Retailers award contracts to fabricators with the priority being price, neither quality nor quality control - lubricants are only expected to meet minimum API specification. In general (but again, not always) there are significant base stock and additive package differences between 1st, 2nd and 3rd tier lubricants processed in the same plant, filled on the same assembly line, and bottled in containers of identical size and shape (different labels of course).

Retailers do not publish their Technical Data Sheets, therefore their product quality and performance is unknown.

There are far worse products than third-tier motor oils. Do not use any “Green” or “Re-cycled" oils. At best, these hit the very bottom of the API specifications pass rates – at worst they do not pass at all, a fact often avoided on the product label.

They contain more aromatic and residual hydrocarbons than Group-I conventional oils, typically degenerate within 45 days / 1500 km, and are anything but “Environmental Friendly”. The re-refining process (if it can be called such) is limited to atmospheric separation, filtration, and mild distillation - the resulting slurry is a heavy metal and a carcinogen rich suspension of chemically reactive Group-I through Group-V motor oils.

If you are concerned with environmental issues, consider using Organic Ester based oils (Group-IV diesters or polyolesters) – these are completely non-toxic and decompose in the presence of the bacteria ordinarily found in the environment.

Appendix F The Irreconcilable Conflict: Wear vs Fuel Economy

The section presents two sides of the argument –– pphysicists from Shell Global Solutions Automotive Lubricants Group advocate the fuel economy case; engineers from the Central Petroleum Company advocate the wear protection case.

(1) Car lubricants: fact and friction (Physics World Magazine)
Physicists are developing better oils and lubricants that promise to improve the fuel efficiency of cars and reduce greenhouse-gas emissions.

Lubricants are essential in modern life. Car engines and gearboxes run smoothly thanks to sophisticated oils and greases, while computer hard disks rely on thin organic films to ensure that the "read/write" head can move reliably at high speeds across the recording medium. According to some analysts, however, the direct costs of friction and wear can account for nearly 10% of the gross national product (GNP) in many industrial nations. Moreover, they estimate that cost savings of up to 1% of the GNP could be achieved simply by using the right lubricant for the job.

Lubricants are remarkable fluids. During winter in Detroit, for example, the same car-engine oil has to operate reliably over temperatures ranging from -40 °C to above 250 °C - the temperature near the top piston ring. It also has to cope with pressures between 105 and 109 pascals, as well as contaminants including metal particles and soot. The final straw is that this fluid must deal reliably with these conditions every day for up to two years - the recommended time between oil changes, according to some vehicle manufacturers.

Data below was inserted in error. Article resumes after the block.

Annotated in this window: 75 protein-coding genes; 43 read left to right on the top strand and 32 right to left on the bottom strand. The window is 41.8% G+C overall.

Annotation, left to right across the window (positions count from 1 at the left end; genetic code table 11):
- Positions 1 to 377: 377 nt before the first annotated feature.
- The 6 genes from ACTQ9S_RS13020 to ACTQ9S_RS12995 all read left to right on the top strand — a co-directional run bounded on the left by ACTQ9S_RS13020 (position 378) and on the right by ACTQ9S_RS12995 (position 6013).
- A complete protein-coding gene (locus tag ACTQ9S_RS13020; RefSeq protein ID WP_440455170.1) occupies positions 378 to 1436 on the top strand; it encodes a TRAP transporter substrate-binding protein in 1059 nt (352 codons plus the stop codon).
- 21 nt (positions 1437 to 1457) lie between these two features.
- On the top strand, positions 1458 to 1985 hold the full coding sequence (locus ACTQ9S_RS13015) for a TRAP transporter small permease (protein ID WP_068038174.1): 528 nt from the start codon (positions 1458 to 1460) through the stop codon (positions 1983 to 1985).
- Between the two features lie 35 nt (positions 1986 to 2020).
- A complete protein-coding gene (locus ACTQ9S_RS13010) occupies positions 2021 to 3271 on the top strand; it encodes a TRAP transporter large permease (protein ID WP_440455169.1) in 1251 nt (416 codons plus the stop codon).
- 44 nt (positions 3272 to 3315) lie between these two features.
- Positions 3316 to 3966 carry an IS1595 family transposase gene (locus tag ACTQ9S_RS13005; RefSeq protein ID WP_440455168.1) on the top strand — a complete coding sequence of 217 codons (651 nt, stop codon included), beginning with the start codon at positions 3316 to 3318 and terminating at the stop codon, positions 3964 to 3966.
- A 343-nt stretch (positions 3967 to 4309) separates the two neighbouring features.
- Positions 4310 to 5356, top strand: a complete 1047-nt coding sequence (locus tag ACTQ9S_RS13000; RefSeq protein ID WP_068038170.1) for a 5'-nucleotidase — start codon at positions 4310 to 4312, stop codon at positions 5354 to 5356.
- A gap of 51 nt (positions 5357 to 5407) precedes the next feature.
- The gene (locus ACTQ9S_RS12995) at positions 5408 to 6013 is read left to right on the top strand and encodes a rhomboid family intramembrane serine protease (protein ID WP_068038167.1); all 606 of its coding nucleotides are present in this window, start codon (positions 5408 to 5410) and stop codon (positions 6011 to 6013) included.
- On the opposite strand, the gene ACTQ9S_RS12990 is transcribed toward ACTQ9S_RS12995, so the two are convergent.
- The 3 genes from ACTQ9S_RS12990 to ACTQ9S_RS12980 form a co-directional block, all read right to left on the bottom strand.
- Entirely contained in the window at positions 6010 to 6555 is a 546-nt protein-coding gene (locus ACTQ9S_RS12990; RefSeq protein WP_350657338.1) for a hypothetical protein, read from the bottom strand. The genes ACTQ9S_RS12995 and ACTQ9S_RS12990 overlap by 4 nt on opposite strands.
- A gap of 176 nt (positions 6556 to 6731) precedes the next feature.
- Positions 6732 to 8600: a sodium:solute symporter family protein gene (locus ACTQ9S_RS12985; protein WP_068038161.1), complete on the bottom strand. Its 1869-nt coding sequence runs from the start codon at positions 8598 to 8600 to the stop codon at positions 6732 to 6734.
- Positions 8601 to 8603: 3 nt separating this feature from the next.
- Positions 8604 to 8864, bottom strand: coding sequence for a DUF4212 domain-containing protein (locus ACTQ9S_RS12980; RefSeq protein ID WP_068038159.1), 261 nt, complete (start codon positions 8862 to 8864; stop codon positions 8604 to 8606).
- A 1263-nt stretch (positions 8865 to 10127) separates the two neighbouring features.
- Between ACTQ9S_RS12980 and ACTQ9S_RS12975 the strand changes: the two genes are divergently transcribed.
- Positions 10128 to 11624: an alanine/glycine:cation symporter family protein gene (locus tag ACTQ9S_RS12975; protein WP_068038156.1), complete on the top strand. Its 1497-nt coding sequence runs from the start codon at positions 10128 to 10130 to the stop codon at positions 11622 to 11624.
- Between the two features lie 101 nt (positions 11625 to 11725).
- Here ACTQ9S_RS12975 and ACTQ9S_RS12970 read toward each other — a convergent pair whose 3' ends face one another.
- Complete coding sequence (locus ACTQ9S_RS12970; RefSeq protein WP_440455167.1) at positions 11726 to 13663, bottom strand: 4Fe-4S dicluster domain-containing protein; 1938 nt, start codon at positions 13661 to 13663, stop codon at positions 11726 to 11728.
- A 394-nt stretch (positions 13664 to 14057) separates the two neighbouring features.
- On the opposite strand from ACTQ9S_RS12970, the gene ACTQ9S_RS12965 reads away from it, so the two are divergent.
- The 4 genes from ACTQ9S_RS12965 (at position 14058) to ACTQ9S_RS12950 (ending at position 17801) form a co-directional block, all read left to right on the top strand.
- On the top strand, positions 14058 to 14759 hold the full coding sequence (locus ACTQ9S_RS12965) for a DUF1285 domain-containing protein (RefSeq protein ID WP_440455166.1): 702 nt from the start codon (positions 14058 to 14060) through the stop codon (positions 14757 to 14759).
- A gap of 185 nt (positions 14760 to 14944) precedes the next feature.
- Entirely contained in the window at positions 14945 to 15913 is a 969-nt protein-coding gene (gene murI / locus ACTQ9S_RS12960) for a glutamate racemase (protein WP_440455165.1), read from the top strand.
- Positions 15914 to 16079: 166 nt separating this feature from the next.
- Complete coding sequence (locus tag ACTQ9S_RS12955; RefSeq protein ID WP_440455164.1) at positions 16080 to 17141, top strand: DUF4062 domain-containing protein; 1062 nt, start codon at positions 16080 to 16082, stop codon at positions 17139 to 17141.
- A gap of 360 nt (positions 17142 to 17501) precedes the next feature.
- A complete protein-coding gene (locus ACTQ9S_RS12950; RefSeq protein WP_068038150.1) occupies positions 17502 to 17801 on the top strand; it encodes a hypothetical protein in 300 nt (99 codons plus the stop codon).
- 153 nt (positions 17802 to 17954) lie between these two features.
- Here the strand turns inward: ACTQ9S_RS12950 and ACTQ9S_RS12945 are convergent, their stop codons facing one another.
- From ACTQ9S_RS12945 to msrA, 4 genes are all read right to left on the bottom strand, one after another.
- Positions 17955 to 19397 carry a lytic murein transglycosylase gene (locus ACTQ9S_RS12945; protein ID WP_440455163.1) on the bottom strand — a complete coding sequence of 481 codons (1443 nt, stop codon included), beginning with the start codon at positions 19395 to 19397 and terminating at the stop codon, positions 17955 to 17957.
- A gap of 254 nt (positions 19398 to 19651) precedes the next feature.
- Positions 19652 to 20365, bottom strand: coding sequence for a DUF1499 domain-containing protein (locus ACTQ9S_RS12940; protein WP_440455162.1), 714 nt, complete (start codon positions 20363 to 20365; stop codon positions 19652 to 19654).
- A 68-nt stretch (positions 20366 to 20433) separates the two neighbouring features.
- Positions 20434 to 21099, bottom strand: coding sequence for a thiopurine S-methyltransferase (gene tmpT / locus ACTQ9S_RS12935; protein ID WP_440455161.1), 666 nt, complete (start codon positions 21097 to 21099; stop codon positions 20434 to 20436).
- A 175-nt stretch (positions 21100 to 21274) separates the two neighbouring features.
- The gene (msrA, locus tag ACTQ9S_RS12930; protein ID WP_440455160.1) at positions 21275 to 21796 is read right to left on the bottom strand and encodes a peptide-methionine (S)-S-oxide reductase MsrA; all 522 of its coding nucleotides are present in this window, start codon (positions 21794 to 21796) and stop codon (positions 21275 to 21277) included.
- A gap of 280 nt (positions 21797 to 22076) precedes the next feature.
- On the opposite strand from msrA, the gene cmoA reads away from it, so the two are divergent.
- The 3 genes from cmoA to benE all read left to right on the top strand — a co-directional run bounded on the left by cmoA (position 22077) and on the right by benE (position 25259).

Surprisingly, one of the major driving forces behind the development of lubricants is the environment. Modern vehicles are required to emit far fewer pollutants than older cars and lorries. Indeed, the emissions from a typical modern vehicle are some 50 times lower than those manufactured in the 1960s.

Carbon dioxide is a natural by-product from the combustion of fuel and is among the most significant pollutants being targeted for reduction. Indeed, vehicles that have high fuel consumption emit large amounts of carbon dioxide. However, the European Union is taking a strong lead in tackling this problem, and has indicated that the average amount of carbon dioxide emitted by every vehicle should be reduced from today's average of 200 grams per kilometer to less than 140 grams per kilometer from 2008. This is roughly equivalent to improving the average fuel consumption from 33 to 47 miles per gallon. Such an increase would lead to big cuts in terms of carbon dioxide. In the UK alone - where there are roughly 20 million cars, each covering an average of 16 000 km every year - the total annual drop in CO2 would be about 19 million tonnes.

Clearly manufacturers are making a number of engineering changes to their vehicles to try to improve fuel economy. Less well known, however, is the fact that the fuel consumption can be significantly improved just by changing the lubricants. For example, it is possible to decrease the amount of fuel consumed by modern cars by up to 5% simply by switching from typical multi-grade oils to a "friction-modified" lubricant with a lower viscosity. This would lead to an annual CO2 drop of roughly 3 million tonnes in the UK. Remember that this figure is just for the UK and just for cars. Greater CO2 savings are clearly possible if optimized lubricants were also used in trucks and in other machinery.